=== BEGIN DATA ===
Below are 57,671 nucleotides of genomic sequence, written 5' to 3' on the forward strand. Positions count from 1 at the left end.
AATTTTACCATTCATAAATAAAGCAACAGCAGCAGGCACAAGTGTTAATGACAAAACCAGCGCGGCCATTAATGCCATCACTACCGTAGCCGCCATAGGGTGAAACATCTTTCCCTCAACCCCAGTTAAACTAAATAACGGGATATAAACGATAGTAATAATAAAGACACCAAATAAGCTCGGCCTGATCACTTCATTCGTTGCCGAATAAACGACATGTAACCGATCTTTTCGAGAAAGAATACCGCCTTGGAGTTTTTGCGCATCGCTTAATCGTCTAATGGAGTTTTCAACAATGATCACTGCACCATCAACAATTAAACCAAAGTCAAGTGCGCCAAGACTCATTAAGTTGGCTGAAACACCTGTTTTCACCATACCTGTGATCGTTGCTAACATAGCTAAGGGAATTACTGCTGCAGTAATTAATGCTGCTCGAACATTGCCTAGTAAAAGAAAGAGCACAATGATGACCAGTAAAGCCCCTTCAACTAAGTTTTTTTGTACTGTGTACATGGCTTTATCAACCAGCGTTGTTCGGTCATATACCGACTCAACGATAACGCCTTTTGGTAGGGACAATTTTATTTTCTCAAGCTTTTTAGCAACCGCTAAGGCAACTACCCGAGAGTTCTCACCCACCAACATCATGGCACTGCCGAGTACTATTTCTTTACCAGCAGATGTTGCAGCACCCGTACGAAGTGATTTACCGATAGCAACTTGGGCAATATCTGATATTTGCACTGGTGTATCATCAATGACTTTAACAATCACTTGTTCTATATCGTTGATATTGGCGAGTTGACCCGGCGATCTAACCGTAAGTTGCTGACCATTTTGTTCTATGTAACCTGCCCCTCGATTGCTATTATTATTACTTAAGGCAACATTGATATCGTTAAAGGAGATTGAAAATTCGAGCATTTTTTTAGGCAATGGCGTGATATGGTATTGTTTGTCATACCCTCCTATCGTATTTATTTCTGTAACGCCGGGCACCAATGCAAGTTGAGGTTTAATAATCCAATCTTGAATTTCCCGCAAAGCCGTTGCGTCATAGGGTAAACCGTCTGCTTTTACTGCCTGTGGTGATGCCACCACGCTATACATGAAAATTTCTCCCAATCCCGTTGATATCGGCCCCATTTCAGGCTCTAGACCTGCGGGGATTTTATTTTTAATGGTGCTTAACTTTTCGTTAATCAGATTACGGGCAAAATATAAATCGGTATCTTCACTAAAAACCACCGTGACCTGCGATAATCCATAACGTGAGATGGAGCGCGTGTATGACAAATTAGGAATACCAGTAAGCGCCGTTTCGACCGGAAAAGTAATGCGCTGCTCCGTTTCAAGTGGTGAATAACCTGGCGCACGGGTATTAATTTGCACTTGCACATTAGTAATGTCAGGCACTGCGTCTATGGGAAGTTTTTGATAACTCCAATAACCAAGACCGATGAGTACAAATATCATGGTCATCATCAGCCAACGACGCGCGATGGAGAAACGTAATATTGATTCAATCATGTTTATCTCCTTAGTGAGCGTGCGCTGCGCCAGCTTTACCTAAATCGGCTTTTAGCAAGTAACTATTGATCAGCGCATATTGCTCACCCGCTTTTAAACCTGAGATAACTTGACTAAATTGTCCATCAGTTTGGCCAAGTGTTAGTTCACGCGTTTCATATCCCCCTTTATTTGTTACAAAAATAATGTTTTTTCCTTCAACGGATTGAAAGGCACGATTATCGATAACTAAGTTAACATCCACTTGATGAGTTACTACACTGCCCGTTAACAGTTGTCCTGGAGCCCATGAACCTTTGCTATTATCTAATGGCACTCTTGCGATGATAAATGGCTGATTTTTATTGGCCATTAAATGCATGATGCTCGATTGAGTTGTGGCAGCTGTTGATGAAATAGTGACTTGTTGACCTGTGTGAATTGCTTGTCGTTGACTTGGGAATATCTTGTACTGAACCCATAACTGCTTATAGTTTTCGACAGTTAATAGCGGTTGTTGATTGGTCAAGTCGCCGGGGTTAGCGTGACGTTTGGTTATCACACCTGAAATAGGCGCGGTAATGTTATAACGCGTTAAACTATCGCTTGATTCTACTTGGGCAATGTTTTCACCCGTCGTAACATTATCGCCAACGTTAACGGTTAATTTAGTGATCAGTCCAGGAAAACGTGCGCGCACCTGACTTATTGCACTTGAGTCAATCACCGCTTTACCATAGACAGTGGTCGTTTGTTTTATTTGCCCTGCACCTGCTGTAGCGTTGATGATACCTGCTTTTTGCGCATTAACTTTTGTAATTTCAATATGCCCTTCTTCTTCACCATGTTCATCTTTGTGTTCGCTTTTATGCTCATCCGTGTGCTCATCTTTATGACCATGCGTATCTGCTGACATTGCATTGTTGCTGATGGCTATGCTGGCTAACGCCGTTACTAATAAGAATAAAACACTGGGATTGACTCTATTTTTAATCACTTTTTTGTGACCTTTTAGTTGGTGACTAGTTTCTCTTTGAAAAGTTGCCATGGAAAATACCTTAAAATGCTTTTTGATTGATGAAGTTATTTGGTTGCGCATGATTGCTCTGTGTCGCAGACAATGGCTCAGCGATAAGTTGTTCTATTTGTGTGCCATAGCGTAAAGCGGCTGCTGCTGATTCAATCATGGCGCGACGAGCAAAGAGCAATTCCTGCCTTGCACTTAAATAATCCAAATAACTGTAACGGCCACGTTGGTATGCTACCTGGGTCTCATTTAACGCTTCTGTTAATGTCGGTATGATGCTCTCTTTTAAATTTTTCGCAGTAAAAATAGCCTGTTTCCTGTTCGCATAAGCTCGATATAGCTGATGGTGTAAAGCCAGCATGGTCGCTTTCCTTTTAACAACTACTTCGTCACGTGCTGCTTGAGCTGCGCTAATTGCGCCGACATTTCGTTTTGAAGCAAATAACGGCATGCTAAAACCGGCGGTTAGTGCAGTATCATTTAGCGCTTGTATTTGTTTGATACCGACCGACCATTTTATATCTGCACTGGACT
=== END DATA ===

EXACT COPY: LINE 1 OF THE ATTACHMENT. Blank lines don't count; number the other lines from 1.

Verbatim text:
Below are 57,671 nucleotides of genomic sequence, written 5' to 3' on the forward strand. Positions count from 1 at the left end.